Using Route 53 weighted routing to safely migrate production traffic without any downtime
The underlying work was a migration from AWS Lambda to ECS Fargate for compute and S3 with Cloudfront for static content. It was deployed into a completely new clean AWS account to ensure that everything was created using Terraform, running both the legacy and new infrastructure in parallel meant that we could test production data with internal users before using customer traffic.
To test with internal users we initially wanted to set up IP based routing to send all traffic from the office to the new infrastructure, but as it looked like too much work I decided to keep it simple and set up a www2 subdomain that pointed at the new infrastructure. Next I did an @here in #general with a message to get everyone to play around with the new site, after a bunch of positive reactions and no initial problems we decided to route 20% of out customer traffic through it. Below is an example of how the Route53 records were set up, this setup allowed us to split traffic from internal users, production to legacy and production to new infrastructure.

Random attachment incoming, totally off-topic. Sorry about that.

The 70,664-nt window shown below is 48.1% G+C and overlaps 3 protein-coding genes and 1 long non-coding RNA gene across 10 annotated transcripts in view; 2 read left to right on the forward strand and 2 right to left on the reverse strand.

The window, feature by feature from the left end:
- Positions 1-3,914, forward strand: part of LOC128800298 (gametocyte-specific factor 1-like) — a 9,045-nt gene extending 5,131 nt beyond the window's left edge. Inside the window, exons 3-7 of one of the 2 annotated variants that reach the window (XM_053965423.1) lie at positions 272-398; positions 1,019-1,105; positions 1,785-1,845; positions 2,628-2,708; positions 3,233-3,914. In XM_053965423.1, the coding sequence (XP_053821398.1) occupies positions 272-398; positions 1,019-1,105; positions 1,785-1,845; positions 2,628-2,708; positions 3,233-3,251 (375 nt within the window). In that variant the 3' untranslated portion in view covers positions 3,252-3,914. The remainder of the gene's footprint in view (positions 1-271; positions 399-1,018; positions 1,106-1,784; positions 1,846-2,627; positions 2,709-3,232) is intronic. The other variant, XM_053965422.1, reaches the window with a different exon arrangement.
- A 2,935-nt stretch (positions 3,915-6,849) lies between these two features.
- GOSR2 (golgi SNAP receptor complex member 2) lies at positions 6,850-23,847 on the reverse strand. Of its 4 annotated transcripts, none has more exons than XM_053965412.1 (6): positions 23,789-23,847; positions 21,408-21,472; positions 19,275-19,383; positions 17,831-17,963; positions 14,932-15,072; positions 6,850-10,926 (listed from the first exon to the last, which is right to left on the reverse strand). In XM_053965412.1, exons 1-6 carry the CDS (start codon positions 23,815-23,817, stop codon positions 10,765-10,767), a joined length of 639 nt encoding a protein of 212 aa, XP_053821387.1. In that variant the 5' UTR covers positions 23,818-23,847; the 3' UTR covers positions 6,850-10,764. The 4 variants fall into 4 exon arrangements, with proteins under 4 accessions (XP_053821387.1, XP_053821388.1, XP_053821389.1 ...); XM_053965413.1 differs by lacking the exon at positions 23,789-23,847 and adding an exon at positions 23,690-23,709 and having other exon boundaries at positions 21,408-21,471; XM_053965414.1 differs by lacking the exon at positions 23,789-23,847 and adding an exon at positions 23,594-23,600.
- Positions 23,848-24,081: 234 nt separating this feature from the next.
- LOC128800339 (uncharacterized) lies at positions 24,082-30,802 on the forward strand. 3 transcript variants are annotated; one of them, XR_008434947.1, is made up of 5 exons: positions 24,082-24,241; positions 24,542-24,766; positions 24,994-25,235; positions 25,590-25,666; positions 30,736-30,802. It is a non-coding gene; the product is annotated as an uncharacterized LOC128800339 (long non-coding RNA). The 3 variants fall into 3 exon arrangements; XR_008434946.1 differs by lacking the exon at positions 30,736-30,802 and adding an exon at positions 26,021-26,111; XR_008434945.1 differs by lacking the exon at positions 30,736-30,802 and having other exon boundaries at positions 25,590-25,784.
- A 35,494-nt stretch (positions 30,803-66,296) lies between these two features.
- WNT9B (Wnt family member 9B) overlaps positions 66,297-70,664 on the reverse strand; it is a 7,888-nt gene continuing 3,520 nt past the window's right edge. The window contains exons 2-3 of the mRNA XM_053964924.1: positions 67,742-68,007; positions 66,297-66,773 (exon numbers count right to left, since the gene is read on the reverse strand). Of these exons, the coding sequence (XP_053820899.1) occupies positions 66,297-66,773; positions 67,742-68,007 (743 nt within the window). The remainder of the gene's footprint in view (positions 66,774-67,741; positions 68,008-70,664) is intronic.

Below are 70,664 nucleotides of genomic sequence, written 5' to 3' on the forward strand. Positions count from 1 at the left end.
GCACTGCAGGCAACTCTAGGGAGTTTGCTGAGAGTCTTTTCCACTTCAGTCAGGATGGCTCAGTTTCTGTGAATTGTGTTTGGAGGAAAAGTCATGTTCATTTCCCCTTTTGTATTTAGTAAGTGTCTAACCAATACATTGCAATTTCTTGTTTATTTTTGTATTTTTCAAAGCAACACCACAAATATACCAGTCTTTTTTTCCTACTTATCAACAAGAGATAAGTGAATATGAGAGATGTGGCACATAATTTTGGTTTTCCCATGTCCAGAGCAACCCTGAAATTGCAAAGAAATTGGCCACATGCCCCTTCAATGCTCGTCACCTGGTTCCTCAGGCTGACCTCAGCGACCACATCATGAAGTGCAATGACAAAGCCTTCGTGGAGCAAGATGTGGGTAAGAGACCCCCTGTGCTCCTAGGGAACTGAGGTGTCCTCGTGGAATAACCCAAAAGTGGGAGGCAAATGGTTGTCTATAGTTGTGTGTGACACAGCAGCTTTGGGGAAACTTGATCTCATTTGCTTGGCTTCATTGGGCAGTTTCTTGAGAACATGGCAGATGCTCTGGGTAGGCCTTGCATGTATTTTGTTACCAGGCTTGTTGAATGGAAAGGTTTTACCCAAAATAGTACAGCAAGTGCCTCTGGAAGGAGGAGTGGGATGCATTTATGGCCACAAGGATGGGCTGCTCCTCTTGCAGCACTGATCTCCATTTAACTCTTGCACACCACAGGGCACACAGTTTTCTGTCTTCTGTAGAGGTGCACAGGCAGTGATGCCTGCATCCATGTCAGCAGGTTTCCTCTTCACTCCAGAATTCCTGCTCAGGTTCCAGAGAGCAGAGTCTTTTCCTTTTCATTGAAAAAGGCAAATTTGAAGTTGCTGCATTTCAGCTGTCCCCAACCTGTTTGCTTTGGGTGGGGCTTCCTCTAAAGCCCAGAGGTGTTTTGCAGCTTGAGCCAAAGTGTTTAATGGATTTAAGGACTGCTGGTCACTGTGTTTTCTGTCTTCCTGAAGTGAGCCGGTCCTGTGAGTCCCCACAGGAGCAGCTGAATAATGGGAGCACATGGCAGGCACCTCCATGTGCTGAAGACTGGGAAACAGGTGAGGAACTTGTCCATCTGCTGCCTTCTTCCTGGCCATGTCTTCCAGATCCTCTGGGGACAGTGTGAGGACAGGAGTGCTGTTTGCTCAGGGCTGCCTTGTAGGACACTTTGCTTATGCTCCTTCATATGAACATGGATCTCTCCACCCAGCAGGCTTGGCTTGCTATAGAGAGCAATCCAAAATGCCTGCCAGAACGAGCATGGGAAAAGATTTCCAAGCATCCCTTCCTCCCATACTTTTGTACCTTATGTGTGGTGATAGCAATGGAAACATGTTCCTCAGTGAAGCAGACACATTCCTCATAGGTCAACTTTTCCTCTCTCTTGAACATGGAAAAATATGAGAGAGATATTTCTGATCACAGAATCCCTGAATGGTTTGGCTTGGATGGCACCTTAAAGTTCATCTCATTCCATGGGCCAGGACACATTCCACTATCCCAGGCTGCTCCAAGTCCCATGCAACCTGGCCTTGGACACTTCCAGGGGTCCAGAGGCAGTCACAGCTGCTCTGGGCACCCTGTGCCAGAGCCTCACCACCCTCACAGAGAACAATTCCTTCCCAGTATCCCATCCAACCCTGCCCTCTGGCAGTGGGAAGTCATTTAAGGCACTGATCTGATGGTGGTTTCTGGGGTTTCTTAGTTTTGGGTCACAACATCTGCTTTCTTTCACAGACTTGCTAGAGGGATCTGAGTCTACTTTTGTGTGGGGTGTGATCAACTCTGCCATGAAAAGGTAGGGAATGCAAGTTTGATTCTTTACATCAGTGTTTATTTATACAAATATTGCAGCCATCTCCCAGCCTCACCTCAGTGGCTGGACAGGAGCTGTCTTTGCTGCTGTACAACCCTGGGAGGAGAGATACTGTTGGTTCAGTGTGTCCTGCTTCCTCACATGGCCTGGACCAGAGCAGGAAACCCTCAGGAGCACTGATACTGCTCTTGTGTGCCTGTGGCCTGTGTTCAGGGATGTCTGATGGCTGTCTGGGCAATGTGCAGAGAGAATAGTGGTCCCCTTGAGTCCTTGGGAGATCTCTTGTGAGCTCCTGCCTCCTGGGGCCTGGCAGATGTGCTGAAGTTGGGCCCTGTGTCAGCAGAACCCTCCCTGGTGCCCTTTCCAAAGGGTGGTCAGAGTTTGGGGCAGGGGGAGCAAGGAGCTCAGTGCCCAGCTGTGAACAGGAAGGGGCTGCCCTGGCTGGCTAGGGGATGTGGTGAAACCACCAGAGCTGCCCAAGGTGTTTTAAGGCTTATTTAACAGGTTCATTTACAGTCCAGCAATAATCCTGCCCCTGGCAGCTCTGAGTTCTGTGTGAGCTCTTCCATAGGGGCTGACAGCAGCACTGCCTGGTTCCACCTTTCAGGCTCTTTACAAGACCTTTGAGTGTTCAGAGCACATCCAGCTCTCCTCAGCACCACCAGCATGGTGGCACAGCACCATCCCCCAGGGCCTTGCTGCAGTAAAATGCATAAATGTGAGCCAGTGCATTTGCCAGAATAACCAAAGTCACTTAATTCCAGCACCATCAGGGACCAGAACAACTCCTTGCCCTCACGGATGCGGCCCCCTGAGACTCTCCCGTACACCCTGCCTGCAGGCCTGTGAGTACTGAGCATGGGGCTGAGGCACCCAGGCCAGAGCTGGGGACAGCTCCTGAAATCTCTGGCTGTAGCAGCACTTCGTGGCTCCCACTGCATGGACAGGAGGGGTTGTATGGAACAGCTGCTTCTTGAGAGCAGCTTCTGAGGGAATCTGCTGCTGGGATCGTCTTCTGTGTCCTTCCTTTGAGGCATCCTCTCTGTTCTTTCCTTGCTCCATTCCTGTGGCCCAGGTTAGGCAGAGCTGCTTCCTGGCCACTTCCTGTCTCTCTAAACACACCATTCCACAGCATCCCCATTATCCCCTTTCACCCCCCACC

After the initial 20% production traffic configuration we noticed a few logging errors, but due to being able to revert completely back to the legacy infrastructure if something broke we treated it as just as any bug. Over the course of two hours we had tested the new infrastructure internally and started serving 100% of our production traffic through it.
This is how weighted routing looks in the AWS Console, you create identical records but supply a different weight. It distributes the traffic to the percentage of the weight/total weight of the records, using 20 and 80 makes it really simple.
Below are two graphs from the migration of production traffic, the first one is the number of Lambda invocations decreasing over reducing the legacy route weight.
The HTTP Response codes graph is the new infrastructure using an Application Load Balancer, gradually increasing over time with more weight against it.
Overall the process went really smoothly and we managed to safely migrate all production traffic without any downtime.